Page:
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Tiny hardware firewall opened to Linux hackers

Nov 11, 2008 — by LinuxDevices Staff — from the LinuxDevices Archive

[Updated Nov. 13] — Linux hobbyists and hackers have gained access to two of the most highly miniaturized hardware platforms shipped to date. Yoggie has started shipping ope-source based, user-modifiable versions of its inline and USB key-shaped security appliances.

Like Yoggie's previous products, the two new Open Firewall devices are among the most highly miniaturized computing platforms in the world. Equipped with CPU and memory resources akin to a powerful modern smartphone, they are much, much smaller. The SOHO has a “credit card” size form factor, while the even smaller Pico is little larger than a USB memory key.

The new Open Firewall products share the same hardware as two earlier Yoggie products, including:

  • The Gatekeeper Pro/SOHO, a credit-card sized widget designed with two Ethernet ports for in-line installation on wired devices, regardless of the OS
  • Gatekeeper Pico, which squeezes into a USB key. Still-closed OS drivers (XP/Vista and Mac OS X) reroute wired and wireless network traffic to the device via a USB port, which also powers the tiny gadget


Yoggie Gatekeeper SOHO (l) and Pico (r) devices,
whose hardware forms the basis for Yoggie's
new Open Firewall SOHO and Pico products

(Click either for details)

More recently, Yoggie began offering the Gatekeeper Card Pro, which works similar to the Pico (i.e., it uses a modified OS driver to reroute traffic). The Card Pro, however, comes in a PC Express card form factor that fits completely within the host Windows or Mac PC. Yoggie has not yet offered an open version of the Card Pro, however.

The Open Firewall SOHO and Pico

As noted, the Open Firewall products use the same hardware as two previous Yoggie products. Specs are as follows:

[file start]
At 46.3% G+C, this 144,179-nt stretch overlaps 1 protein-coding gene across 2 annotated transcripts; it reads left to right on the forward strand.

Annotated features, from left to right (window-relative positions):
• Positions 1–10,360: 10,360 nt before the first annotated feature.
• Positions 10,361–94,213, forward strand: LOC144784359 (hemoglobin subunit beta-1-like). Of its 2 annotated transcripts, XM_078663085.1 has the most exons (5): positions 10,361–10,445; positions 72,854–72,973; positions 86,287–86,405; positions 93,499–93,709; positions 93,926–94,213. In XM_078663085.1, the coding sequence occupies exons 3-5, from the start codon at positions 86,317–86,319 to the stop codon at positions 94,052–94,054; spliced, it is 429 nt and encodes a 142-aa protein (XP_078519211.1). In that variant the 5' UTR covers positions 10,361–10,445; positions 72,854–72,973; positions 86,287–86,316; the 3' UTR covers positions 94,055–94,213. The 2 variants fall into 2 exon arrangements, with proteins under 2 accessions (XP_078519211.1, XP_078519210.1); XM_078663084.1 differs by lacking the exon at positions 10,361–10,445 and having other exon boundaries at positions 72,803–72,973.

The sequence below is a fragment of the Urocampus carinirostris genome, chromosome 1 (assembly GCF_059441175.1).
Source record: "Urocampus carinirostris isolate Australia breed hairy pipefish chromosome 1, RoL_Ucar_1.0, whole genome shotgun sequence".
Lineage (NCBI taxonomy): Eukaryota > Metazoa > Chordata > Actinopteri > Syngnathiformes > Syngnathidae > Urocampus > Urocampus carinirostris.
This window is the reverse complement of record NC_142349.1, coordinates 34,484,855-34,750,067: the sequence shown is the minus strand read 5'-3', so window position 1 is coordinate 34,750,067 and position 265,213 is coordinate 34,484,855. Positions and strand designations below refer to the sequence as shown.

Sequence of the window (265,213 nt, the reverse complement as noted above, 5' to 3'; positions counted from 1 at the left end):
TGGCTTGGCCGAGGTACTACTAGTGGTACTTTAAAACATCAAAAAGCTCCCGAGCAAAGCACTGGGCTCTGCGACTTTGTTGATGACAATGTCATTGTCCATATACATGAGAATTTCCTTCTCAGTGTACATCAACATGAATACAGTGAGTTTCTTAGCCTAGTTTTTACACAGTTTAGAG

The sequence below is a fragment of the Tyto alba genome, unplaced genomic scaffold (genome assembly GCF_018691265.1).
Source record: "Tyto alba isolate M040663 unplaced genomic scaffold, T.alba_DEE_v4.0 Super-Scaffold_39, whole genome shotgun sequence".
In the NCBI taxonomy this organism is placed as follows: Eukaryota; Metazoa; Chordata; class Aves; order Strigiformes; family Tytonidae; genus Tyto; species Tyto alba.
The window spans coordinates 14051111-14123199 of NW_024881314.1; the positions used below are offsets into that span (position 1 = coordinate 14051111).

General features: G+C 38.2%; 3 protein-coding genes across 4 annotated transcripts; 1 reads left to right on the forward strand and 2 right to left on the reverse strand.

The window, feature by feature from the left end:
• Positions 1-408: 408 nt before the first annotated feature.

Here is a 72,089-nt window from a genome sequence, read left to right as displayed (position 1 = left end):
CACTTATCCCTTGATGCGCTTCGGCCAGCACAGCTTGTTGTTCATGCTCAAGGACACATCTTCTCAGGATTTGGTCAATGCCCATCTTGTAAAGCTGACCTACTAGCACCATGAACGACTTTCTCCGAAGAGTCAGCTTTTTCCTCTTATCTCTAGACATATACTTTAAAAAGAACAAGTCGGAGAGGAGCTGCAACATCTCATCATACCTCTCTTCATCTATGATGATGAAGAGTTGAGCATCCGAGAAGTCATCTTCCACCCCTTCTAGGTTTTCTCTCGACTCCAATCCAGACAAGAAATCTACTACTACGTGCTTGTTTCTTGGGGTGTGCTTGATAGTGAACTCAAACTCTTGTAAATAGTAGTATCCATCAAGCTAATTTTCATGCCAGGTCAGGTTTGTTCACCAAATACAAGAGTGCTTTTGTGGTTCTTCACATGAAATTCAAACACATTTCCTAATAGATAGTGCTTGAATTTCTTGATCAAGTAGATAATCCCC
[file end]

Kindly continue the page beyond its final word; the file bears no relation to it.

• Processor: 520MHz Marvell PXA270
  • 128MB RAM
  • 128MB Flash
  • 2 x Ethernet (SOHO only)
  • 1 x USB (Pico only)

Though the hardware is the same, the Open Firewall products do not include Yoggie's still-proprietary “Gatekeeper” Linux stack. They do come with Yoggie's “Management Console” web interface, shown below.


The Open Firewall products include Yoggie's web interface
(Click any screenshot to enlarge)

Additionally, the Open Firewall products come pre-installed with an open source firewall stack said to provide the following:

  • Stateful Inspection packet filtering
  • Dos /DDos attack detection and prevention
  • Syn Flood attack detection and prevention
  • Port Scan and ICMP attack detection and prevention (Smurf and Fraggle Attacks)
  • Layer 2 attack prevention (ARP spoofing and poisoning)

Additionally, the new Open Firewall products include an ssh server, letting developers SSH in to install new software applications on the devices. Yoggie provides a cross-compiling SDK aimed at making it fairly simple for developers to use x86 development hosts to build software for its minuscule ARM-based devices.

A 170MB download, Yoggie's Open Firewall SDK includes a full 479MB Debian filesystem that the user chroots into to write and compile software. The GNU debugger (gdb) is included as an example application, and a shell script is provided to help users package it in Debian's deb package format. Completed debs are downloaded via SCP to the Yoggie device, and installed from an SSH shell with dpkg.

Although the hardware is the same, owners of existing Yoggie devices will not be able to use the SDK to add software to their devices, since their devices do not provide SSH access. Those who wish to modify software on devices without SSH servers can use Yoggie's optional “Security Manager” server to do so, however.

To support community developers hacking Open Firewall devices, Yoggie has established a Developer website, which offers basic documentation, downloads, and forums. The site can be found here.

Yoggie Founder Shlomo Touboul stated, “This powerful platform includes a fully functioning firewall, protecting out of the box Windows, Mac, and Linux PCs. Developers can add extensions and applications to produce enhanced solutions for PC security, management, backup, and content sharing.”

Availability

The Open Firewall Pico is available now, priced at $50 for three months, then $70 thereafter. The Open Firewall SOHO is available now, priced at $80 for three months, then $100 thereafter.


 
This article was originally published on LinuxDevices.com and has been donated to the open source community by QuinStreet Inc. Please visit LinuxToday.com for up-to-date news and articles about Linux and open source.



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